The Young Unknowns
USA, 2000. Rated R. 87 minutes.
Devon Gummersall, Eion Bailey, Arly Jover, Leslie Bibb, Dale Godboldo,
Simon Templeman (voice)
|Grade: F||Review by Jeff Vorndam|
ome movies deserve to remain unreleased. The Young Unknowns, the debut film from writer-director Catherine Jelski, deserves to have its negatives destroyed. Alas, this isn't likely to happen, since the closing credits announce that Jelski herself owns the negatives. My guess is she couldn't find any takers for them.
Perhaps I should feel bad about laying into a poor little independent film. I'm sure Jelski and her crew worked hard, and funding for independent films isn't easy to obtain. But just because you can make a film doesn't mean you should, and just because a story is true, doesn't mean it's worth telling.
I suppose there are people like Charlie, the haughty and puerile protagonist played by Devon Gummersall. They are the type of people you hope will crash and burn, and perhaps learn some humility in the process. Over the course of the film, Charlie does crash and burn, but doesn't appear to have learned anything from the experience. If anything, the events have only deepened his substantial reservoir of self-pity. In the end, there are two equally appalling ways to read the film: as an attempt to wring sympathy for a repulsive character, or as an exposť of the lifestyle of the spoiled rich. Executed with style and good acting, this film could at least achieve the level of mediocrity reached by Igby Goes Down. Lacking both, it's an aggravating waste of time.
The Young Unknowns is based on a play, and it shows. Most of the action unfolds on one set, a house in the Hollywood Hills where Charlie is housesitting for his father Sebastian, a big-time director of commercials. The story lurches along with the familiarity of the conventional play: introduction of the characters, followed by a crisis and a resolution. The dialogue is close to realistic--you won't find any bon mots like you would in a Mamet or Rabe adaptation. At times it even sounds like bad improvisation; the actors rely on props excessively, repeat their sentences, and resort to incoherent profanity.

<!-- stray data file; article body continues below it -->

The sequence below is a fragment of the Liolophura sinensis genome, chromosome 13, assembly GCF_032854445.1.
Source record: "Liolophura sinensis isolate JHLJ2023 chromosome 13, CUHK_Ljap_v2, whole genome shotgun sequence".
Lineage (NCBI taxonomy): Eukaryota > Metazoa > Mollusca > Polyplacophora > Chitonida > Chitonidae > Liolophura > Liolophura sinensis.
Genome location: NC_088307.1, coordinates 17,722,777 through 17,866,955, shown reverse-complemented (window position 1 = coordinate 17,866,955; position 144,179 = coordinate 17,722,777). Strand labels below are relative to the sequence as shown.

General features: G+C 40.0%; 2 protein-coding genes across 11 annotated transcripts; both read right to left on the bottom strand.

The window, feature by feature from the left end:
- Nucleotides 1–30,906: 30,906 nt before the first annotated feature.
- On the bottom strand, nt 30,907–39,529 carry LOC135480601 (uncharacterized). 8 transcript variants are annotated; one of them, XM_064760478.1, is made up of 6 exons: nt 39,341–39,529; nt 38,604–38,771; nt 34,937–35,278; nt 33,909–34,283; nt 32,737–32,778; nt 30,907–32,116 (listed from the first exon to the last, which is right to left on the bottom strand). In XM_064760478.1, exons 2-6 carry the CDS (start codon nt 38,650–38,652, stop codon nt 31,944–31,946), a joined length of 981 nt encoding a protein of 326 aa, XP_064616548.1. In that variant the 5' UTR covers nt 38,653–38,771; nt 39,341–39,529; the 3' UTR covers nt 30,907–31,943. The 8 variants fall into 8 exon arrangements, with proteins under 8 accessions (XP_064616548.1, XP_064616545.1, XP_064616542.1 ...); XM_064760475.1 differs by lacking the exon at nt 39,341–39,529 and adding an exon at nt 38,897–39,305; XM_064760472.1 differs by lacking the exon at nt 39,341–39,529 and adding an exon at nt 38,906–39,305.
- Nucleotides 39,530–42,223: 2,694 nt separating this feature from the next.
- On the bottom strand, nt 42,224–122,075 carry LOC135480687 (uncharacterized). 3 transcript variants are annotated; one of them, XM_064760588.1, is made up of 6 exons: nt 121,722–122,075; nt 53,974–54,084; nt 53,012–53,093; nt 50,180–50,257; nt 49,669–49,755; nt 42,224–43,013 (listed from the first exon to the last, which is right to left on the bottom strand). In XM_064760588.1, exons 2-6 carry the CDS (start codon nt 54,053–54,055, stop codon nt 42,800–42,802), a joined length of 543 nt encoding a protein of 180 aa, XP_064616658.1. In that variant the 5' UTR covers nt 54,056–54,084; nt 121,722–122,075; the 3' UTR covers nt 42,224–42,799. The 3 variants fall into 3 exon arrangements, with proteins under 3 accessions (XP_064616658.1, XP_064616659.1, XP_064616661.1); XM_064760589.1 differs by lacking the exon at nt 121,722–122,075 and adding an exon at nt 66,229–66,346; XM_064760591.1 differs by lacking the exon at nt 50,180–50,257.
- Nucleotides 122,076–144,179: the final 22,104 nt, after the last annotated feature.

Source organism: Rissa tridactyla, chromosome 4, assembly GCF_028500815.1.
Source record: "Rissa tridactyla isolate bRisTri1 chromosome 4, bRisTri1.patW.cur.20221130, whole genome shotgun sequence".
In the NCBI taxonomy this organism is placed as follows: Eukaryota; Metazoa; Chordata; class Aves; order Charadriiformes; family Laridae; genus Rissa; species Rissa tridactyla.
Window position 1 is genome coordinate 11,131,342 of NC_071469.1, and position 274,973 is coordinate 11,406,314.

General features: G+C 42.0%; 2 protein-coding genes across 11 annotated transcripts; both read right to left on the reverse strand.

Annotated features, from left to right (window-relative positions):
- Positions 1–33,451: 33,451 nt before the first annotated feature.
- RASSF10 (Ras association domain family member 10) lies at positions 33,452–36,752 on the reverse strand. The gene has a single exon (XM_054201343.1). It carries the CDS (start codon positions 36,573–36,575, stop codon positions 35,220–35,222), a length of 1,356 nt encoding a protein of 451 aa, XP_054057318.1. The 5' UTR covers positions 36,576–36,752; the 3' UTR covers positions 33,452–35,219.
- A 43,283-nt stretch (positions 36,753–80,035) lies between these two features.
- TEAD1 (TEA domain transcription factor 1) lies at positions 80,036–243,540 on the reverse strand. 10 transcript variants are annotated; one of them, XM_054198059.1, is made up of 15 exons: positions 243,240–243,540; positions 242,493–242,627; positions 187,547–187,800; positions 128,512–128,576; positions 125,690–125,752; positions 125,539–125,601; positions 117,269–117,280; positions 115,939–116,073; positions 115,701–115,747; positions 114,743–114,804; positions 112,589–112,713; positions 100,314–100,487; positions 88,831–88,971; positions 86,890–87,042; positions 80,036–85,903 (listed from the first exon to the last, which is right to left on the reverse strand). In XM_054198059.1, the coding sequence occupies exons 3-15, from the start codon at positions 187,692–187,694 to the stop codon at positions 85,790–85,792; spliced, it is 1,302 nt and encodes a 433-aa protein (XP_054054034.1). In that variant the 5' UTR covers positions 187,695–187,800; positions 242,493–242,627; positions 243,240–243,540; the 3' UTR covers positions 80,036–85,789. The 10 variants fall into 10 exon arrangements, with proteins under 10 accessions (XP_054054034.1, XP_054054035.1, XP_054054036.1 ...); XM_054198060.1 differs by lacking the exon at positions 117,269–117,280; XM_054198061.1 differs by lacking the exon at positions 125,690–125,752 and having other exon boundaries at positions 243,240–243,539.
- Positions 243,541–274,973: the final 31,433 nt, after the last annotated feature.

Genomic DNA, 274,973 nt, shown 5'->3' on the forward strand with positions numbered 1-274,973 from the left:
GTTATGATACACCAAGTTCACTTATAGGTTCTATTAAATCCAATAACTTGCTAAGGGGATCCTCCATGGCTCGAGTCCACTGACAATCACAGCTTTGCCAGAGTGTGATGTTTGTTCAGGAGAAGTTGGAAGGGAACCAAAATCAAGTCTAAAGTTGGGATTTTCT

There are four characters in the film: Charlie, a wannabe director; his vaguely foreign girlfriend Paloma (Arly Jover), a wannabe actress; his moronic buddy Joe (Eion Bailey), a wannabe black man; and a girl Joe has picked up named Cassandra (Leslie Bibb), a wannabe model. The wannabe story consists of Charlie berating and abusing Paloma, Joe berating and abusing Cassandra, Charlie and Joe engaging in unsubtle homoerotic activities like wrestling, the four of them drinking and snorting drugs, Charlie awaiting a telephone call from his father Sebastian, and Charlie griping about his sorry lot in life. A typical scene features Joe, ceremoniously swigging from a prop bottle of vodka, belittling Cassandra, who is snorting coke, provoking the laughter of Charlie, who is yelling at Paloma for trying to use the phone. Charlie's laughter precipitates another bout of wrestling. This is repeated well beyond the limits of human endurance until SOMETHING BAD HAPPENS, which causes much wailing and grinding of teeth.
If The Young Unknowns is a critique of masculinity, or an examination of the ruinous wake of bad parenting, it is laughably inept. It merely presents a group of dunderheads, and only provides the most skeletal of causes for their idiocy. Inattentive parents, alcoholism, money, and perhaps even African-American culture--at least as interpreted through the eyes of a couple of dimwits--are posited as factors that led to these youngsters' current unhappiness. The skin-depth isn't helped by the lack of a character to care about. I don't demand that characters in movies be likable, or even sympathetic, but I do think they should be interesting. There is absolutely nothing of interest about Charlie, Joe, Paloma, or Cassandra. They are objects of derision, nothing more. It's only right then that The Young Unknowns is the object of my derision, and nothing more.
© October 2002 by AboutFilm.Com and the author.
Images © 2002 Indican Pictures. All Rights Reserved.
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